In the shock programs, by far the greater part of adjustment in demand was attempted through fiscal policy. Performance under the programs highlighted the fact that there are interrelationships between fiscal policy and high inflation. It became clear that fiscal policy to bring down high inflation could be very different from fiscal policy in economies with a stable price level. For instance: (1) the size of the fiscal deficit might itself depend on the inflation rate; (2) different fiscal policies could affect inflation in different ways, so that success in reducing inflation through cutting the deficit might depend on the specific type of policy used to reduce excess government absorption; (3) different fiscal policies could have different effects on aggregate demand and on output, so that, to be optimal, a fiscal package should attain the necessary reduction in absorption while minimizing output losses; and (4) the composition of economic activity, and specifically the financial system, is usually changed by inflation, and hence tax bases too may be affected by inflation.
Effects of inflation on the budget. The fiscal deficit may boost inflation if it is financed by printing money. Conversely, accelerating inflation may limit the power of the government to finance its expenditures by conventional means. Tax revenues may fall in real terms as inflation rises. If this is the case, then a successful reduction in inflation could permit a higher level of public spending to be sustained (financed by a recovery in tax revenues), even if all fiscal policies were to remain unchanged. In the long run, an inflation-free economy may grow much faster than an economy where prices continue to rise.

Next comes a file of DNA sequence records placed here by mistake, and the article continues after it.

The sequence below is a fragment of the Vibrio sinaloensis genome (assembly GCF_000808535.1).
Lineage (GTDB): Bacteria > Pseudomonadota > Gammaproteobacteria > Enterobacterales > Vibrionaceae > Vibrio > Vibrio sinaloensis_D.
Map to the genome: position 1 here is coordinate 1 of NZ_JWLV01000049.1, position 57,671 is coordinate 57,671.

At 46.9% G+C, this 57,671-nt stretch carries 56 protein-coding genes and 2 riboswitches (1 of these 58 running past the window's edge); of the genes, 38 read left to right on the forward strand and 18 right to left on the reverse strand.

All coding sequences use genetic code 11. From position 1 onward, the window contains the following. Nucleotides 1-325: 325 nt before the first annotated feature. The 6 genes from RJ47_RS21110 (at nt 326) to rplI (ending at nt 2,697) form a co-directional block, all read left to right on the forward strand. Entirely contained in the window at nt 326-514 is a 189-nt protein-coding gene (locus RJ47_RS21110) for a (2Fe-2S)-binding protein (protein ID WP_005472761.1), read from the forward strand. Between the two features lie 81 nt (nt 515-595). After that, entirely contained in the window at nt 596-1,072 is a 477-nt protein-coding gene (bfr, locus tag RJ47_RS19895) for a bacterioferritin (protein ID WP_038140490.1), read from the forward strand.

Prediction of a high-inflation country’s low-inflation budget is complicated by the fact that almost every element of the budget is affected by inflation, but with different elasticities. On the expenditure side, for example, the inclusion of nominal government interest payments in the deficit (particularly when unindexed) magnifies the percentage increase in interest payments relative to increases in other expenditure and in revenue as the inflation rate rises. On the revenue side, the real value of tax collections falls when inflation is high (the Tanzi effect), mainly because of the lag between when the tax is due and its date of collection. The tendency of inflation to push nominal incomes into the higher tax brackets of progressive tax schedules would offset some of the decline. However, this effect is weakened in countries with high inflation, since they quickly develop indexed tax systems which are neutral to inflation.
In general, if government expenditures increase more rapidly than government revenue when inflation accelerates, then the real deficit will rise with inflation—which is one reason why inflation-prone countries quickly tend to find themselves in a high-inflation trap. On the other hand, a drastic reduction in inflation will have the added benefit of bringing with it a more than proportionate improvement in the fiscal balance. In the initial phases of the heterodox programs, the “passive” reductions in the deficit as inflation fell were very striking, with, for example, a drop in the Brazilian public sector borrowing requirement from 27 percent of GDP in 1985 to an estimated 10 percent in 1986. Paradoxically, the better an economy has adapted to high inflation by raising the nominal income elasticity of government revenue, the smaller the gain to the fiscal balance from cutting inflation. When the adaptation has taken place, for example through the introduction of costly accelerated collection procedures, reductions in inflation may even widen the deficit, as the administrative system becomes inappropriately complex for an economy in which prices are stable.
Tax rate increases versus cuts in government activity. As the countries undertaking the heterodox programs tended to be highly indexed, policymakers were concerned lest inflation be boosted by deficit cuts with price effects, such as tax or tariff increases or the reduction of subsidies. On the other hand, cuts in government activity, which would not have direct price effects, could create political difficulties by placing the full burden of adjustment on a few people (civil servants and government suppliers).